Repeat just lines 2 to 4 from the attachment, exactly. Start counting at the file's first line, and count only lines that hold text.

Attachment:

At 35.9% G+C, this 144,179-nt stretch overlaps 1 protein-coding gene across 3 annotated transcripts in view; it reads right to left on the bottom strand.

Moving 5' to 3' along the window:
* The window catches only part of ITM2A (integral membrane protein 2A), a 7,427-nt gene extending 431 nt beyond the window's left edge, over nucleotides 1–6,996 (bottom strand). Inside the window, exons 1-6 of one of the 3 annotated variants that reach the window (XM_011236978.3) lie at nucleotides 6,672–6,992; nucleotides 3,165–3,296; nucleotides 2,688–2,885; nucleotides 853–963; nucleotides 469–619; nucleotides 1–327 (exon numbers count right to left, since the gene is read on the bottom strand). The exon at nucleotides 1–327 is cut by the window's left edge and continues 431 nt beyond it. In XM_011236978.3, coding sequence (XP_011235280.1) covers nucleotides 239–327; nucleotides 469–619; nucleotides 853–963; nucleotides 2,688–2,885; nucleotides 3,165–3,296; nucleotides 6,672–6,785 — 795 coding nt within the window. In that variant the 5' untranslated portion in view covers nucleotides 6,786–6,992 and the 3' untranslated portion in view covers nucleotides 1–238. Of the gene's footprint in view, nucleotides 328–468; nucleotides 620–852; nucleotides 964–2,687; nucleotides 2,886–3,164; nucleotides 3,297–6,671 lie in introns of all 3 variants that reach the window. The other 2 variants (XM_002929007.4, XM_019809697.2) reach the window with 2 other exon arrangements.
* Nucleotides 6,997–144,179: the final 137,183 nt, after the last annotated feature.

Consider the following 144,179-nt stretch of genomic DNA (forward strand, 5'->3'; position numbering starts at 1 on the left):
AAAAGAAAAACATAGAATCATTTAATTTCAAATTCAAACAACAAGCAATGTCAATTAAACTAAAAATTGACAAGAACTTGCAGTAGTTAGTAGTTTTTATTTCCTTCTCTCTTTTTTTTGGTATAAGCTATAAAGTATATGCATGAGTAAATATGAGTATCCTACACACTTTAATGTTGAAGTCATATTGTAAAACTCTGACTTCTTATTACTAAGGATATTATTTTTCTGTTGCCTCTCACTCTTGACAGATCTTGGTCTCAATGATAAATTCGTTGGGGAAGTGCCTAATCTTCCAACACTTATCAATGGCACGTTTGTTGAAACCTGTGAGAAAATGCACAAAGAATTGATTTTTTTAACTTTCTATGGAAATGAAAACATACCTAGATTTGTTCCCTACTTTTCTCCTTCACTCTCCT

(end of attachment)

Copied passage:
Moving 5' to 3' along the window:
* The window catches only part of ITM2A (integral membrane protein 2A), a 7,427-nt gene extending 431 nt beyond the window's left edge, over nucleotides 1–6,996 (bottom strand). Inside the window, exons 1-6 of one of the 3 annotated variants that reach the window (XM_011236978.3) lie at nucleotides 6,672–6,992; nucleotides 3,165–3,296; nucleotides 2,688–2,885; nucleotides 853–963; nucleotides 469–619; nucleotides 1–327 (exon numbers count right to left, since the gene is read on the bottom strand). The exon at nucleotides 1–327 is cut by the window's left edge and continues 431 nt beyond it. In XM_011236978.3, coding sequence (XP_011235280.1) covers nucleotides 239–327; nucleotides 469–619; nucleotides 853–963; nucleotides 2,688–2,885; nucleotides 3,165–3,296; nucleotides 6,672–6,785 — 795 coding nt within the window. In that variant the 5' untranslated portion in view covers nucleotides 6,786–6,992 and the 3' untranslated portion in view covers nucleotides 1–238. Of the gene's footprint in view, nucleotides 328–468; nucleotides 620–852; nucleotides 964–2,687; nucleotides 2,886–3,164; nucleotides 3,297–6,671 lie in introns of all 3 variants that reach the window. The other 2 variants (XM_002929007.4, XM_019809697.2) reach the window with 2 other exon arrangements.
* Nucleotides 6,997–144,179: the final 137,183 nt, after the last annotated feature.